Rare Gem

Rare Gem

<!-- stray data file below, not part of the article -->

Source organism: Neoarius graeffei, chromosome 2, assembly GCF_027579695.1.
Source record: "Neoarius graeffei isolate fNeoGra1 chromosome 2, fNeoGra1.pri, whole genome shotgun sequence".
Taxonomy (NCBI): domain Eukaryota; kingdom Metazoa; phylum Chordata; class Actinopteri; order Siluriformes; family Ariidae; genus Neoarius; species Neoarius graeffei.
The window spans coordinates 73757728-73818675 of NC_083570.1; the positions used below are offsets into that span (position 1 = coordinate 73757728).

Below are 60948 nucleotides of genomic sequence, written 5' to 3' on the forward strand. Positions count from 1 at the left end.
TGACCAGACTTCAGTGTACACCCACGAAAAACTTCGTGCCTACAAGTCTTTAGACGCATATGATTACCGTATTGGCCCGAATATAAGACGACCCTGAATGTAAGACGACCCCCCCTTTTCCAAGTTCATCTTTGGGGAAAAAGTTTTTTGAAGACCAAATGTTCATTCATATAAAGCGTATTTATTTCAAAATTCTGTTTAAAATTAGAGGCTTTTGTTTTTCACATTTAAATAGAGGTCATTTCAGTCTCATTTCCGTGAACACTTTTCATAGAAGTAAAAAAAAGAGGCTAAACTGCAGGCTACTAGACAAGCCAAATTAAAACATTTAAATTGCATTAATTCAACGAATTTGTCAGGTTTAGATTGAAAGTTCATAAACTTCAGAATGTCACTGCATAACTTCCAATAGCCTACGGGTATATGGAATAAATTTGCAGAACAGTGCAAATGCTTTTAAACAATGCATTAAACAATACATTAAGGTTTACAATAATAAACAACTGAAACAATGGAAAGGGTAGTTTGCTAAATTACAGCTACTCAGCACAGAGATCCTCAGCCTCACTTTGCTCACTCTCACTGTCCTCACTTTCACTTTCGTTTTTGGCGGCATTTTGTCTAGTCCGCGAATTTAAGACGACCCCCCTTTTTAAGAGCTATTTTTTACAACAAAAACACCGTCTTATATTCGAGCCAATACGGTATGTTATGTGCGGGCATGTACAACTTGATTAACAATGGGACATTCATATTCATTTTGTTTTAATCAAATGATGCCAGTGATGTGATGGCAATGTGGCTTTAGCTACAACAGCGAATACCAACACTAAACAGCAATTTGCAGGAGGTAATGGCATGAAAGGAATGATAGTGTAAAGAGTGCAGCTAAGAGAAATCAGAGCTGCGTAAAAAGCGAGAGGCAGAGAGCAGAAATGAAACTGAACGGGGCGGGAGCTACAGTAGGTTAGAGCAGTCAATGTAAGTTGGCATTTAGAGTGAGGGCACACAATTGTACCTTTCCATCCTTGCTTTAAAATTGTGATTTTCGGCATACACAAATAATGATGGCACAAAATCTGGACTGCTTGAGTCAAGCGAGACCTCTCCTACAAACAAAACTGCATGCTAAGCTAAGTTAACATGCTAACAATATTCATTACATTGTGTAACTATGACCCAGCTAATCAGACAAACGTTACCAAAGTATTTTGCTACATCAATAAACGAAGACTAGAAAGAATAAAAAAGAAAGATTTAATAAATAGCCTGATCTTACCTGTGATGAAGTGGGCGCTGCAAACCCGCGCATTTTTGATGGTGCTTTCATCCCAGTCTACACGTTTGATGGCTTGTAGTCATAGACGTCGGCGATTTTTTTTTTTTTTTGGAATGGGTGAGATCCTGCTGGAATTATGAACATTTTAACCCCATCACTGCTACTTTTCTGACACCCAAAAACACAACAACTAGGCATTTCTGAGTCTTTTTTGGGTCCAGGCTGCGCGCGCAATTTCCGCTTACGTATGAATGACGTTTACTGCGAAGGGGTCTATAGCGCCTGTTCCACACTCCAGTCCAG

On his debut album, Nigerian singer Ninety lays bare his desire to make music for—and about—the Nigerian women that he grew up loving and observing at close range. “I decided to tell the story of Nigerian women, the several categories of Nigerian women that I know or that I have been involved with,” he tells Apple Music. “Hence, the seven songs highlighting each character trait of Nigerian women.” Moving rapidly between humorous, toxic, and tender situations and experiences, Rare Gem chronicles romance, social anxiety, and companionship with an indulgent grace. Leaning into his self-proclaimed Southern Gentleman persona for the first half of Rare Gem, Ninety (real name: Alabo Tuonims) crafts beguiling grooves in homage to the women who have held him down, tincturing his Afropop experiment with elements from his soul and R&B origins. The album’s latter half is composed of primarily contemplative moments as the Rivers-born singer parses through tough spots that only serve to heighten the beauty of his earlier experiences. Below, Ninety talks us through the album, track by track. “Hold My Side” “‘Hold My Side’ was the first song that I recorded in 2020, and it was with [producer] Type A. When the song was recorded, we needed a little lamba [beat] because I was fresh off hip-hop and R&B influences. It was my first Afropop attempt. So, we decided to call a guy called Brown Joel. He’s also a musician. He came through, and he and Type A were hammering on how the simplicity of the music in Nigeria is key. So, Brown Joel helped me out on that song and made it simpler. With ‘Hold My Side,’ I think the only live instrument I had was the guitar and the violin. The track talks about people who choose to be clingy in a relationship.” “Buttercup” “The beat for ‘Buttercup’ was sent to me by some of my friends that I used to make music with when I was in Port Harcourt. They sent the beat in late 2020, around the time of the #EndSARS protest. I stripped off a lot of things from that beat. While I was messing around with the guitars and stuff, I decided to post it on my socials, and I think that video has the most views on my socials. People kept on requesting the song. There are three girls in Powerpuff Girls—Blossom, Bubbles, and Buttercup. Buttercup’s color is green, and then the color of marijuana is green, so it just aligned. ‘Buttercup’ is for introverted girls that like to stay home, smoke, and chill, and are homebodies.” “Kiss N Tell” “‘Kiss N Tell’ is one of the more recent ones. It was recorded towards the end [2021]. It just touches on the Nigerian girls that like to show who they’re with at that moment, always posting their boyfriends. It always feels like social media knows about their relationship status at any point. I mostly tried to pull these things from my relationship.” “Diamonds” “‘Diamonds’ was made after ‘Hold My Side’ during the pandemic. I was creating a project that was supposed to be released after the pandemic. ‘Diamonds’ was supposed to be one of the songs, and I was working with someone on a song in the studio. I put a hook on the song, and when we heard it, he was like, ‘This song is for you. I don’t think we should do it together. It sounds more like your tone.’ I took the song and was always playing it for people, and they kept telling me it was giving them the vibe to get married. They felt like whenever they listened to this song, if they had a girlfriend, they’d want to propose to her. I wanted to add a little bit more soul to the song, so I decided to call a 25-man choir for me to record the song with. I liked how it came out, so I decided to add some more violin and some more guitars to it.” “Skip to My Lou” “‘Skip to My Lou’ is from the same producer as ‘Kiss N Tell’—Psalmist. It’s my personal favorite song on the project. We recorded it late [2021]. I did the same process on that song—took out the beats and did an acoustic version. I like to write with acoustic versions because I like soul music the most. I wanted to connect to people with this song, and I know the best way to do that is through soul music. With this song, I stripped off the percussions and wrote to it like I usually do on other songs. I was trying to talk about women that are gym bodies—the ones that go to the gym every day and are obsessed with how their body looks.” “Maintaining Beauty” “I think the title of ‘Maintaining Beauty’ speaks for itself. It’s one of those lines that girls always use on the internet, you know. Like ‘I haven’t paid my school fees, but I’m maintaining beauty.’ I’ve been around girls that don’t really have much, but what comes first is their makeup kits, their face cloths, and their soap. They like maintaining things, even if they are starving or are homeless. It was produced by my friend TP.” “Wants & Needs” “I produced ‘Wants & Needs’ with my friend Raxx, and every element in the song is live. It’s about girls who always have needs. It’s about the hardest-to-date girls. You know, if you ask them how they are, they always say, ‘I’m not fine’ because they want to ask for something. More so, it’s also about someone that has the looks, the body features to always ask me for stuff, and I can’t resist her requests.”

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